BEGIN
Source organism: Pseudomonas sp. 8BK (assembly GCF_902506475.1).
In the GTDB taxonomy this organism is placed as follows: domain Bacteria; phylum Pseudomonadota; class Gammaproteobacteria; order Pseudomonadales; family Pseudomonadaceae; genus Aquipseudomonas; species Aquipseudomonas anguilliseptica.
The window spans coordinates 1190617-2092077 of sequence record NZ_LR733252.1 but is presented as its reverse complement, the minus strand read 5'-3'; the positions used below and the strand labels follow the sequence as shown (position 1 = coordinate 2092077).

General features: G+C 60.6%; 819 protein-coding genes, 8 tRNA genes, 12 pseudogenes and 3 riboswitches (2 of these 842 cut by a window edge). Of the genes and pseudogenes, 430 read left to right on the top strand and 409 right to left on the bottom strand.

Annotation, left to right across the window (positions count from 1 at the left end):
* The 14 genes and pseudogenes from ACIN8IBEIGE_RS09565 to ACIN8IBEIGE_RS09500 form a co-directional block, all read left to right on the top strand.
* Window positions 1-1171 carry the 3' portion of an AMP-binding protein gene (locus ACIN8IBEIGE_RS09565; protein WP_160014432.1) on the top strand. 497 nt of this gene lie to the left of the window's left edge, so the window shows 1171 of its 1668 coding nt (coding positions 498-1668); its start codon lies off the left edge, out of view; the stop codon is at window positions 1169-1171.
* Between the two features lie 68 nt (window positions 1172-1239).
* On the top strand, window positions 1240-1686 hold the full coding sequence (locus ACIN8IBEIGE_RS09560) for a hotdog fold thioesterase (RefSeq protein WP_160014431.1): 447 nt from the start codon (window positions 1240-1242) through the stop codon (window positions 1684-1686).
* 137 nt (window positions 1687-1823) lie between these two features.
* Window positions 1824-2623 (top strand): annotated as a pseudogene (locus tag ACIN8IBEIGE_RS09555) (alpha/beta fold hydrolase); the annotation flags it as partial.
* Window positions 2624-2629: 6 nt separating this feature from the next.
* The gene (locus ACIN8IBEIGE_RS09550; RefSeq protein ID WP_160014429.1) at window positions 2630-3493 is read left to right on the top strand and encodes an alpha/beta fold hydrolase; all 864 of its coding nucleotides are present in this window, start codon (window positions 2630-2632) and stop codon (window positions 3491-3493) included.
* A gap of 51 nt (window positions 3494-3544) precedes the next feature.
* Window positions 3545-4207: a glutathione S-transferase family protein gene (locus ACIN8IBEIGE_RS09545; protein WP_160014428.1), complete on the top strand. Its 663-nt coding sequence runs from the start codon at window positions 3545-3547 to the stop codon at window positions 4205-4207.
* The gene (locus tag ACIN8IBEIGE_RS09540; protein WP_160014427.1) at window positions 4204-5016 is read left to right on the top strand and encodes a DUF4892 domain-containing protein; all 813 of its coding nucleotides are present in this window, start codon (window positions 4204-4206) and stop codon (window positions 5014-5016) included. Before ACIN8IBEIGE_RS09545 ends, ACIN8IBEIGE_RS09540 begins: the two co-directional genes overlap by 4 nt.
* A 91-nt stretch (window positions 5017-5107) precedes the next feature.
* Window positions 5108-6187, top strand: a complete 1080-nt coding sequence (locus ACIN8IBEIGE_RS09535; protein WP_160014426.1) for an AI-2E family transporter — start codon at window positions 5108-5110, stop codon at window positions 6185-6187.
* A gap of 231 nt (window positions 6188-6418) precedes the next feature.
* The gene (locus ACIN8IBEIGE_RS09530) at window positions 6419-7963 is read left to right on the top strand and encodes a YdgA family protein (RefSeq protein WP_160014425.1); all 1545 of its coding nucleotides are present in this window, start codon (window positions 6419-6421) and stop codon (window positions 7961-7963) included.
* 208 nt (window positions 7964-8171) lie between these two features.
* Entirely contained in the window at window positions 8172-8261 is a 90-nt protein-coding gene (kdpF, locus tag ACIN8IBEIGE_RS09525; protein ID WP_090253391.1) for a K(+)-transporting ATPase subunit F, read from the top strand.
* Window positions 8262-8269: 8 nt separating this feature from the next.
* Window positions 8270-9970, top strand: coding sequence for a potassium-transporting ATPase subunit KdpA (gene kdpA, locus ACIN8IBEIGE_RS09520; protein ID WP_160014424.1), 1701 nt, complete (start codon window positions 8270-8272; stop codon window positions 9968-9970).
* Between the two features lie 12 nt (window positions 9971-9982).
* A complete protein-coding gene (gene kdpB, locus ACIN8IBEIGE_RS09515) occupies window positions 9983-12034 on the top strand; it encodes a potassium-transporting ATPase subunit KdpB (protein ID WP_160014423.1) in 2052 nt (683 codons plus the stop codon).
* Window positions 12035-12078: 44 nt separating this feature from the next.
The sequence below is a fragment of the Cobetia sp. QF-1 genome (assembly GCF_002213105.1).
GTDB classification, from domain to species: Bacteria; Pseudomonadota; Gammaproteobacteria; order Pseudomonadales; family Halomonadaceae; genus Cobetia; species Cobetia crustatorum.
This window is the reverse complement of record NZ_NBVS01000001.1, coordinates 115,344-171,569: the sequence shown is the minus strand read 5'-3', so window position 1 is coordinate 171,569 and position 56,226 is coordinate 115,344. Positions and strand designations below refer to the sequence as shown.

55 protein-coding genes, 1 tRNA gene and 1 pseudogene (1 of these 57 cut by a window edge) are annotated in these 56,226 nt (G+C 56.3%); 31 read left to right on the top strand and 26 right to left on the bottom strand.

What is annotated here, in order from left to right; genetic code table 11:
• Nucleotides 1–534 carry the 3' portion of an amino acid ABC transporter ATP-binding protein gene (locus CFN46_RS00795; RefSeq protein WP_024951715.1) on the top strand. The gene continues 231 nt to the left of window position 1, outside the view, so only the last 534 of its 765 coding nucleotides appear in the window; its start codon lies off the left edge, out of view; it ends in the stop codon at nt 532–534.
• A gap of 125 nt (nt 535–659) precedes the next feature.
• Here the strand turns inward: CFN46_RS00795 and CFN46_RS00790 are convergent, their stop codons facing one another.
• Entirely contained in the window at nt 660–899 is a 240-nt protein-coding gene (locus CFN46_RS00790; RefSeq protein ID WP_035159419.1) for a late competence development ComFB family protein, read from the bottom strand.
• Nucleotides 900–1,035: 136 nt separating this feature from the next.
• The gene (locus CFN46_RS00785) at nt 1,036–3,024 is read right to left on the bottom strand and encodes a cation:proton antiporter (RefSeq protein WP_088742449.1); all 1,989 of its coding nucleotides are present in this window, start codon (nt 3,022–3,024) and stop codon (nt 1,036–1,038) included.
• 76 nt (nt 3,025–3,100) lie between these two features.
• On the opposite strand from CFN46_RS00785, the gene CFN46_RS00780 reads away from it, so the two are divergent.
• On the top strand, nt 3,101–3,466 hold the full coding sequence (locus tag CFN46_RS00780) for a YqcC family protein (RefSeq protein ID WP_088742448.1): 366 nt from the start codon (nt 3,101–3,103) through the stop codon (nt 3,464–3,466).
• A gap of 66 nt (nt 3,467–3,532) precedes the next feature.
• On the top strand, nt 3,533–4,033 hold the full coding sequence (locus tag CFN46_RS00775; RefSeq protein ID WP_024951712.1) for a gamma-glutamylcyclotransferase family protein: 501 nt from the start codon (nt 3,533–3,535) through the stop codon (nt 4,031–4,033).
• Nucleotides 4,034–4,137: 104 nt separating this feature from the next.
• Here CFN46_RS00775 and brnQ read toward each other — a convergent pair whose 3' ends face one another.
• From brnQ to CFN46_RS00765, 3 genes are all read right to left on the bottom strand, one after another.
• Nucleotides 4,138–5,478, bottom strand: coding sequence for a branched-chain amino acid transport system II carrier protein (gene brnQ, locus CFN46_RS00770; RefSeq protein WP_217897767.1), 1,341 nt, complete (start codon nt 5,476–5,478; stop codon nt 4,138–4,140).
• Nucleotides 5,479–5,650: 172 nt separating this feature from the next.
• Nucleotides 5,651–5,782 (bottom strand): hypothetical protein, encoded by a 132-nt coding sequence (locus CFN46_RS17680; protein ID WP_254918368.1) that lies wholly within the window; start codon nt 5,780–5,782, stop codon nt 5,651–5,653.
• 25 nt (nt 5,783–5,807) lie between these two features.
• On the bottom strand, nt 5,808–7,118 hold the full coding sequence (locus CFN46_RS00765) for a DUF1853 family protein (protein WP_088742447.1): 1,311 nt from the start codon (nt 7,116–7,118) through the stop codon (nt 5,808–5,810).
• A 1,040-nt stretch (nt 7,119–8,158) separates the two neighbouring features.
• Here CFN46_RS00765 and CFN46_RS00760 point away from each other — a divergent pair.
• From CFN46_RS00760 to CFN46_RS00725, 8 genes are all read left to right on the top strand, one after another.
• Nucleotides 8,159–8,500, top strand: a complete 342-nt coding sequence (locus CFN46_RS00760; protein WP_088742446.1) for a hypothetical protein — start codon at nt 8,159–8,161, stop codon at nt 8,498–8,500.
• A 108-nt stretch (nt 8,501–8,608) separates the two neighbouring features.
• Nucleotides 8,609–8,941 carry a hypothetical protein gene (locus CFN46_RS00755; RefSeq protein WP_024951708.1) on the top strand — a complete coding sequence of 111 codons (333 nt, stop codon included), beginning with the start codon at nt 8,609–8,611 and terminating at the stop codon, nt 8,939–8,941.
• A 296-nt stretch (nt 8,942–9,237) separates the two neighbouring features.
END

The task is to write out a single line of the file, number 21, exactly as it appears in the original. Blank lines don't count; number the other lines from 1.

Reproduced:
* 208 nt (window positions 7964-8171) lie between these two features.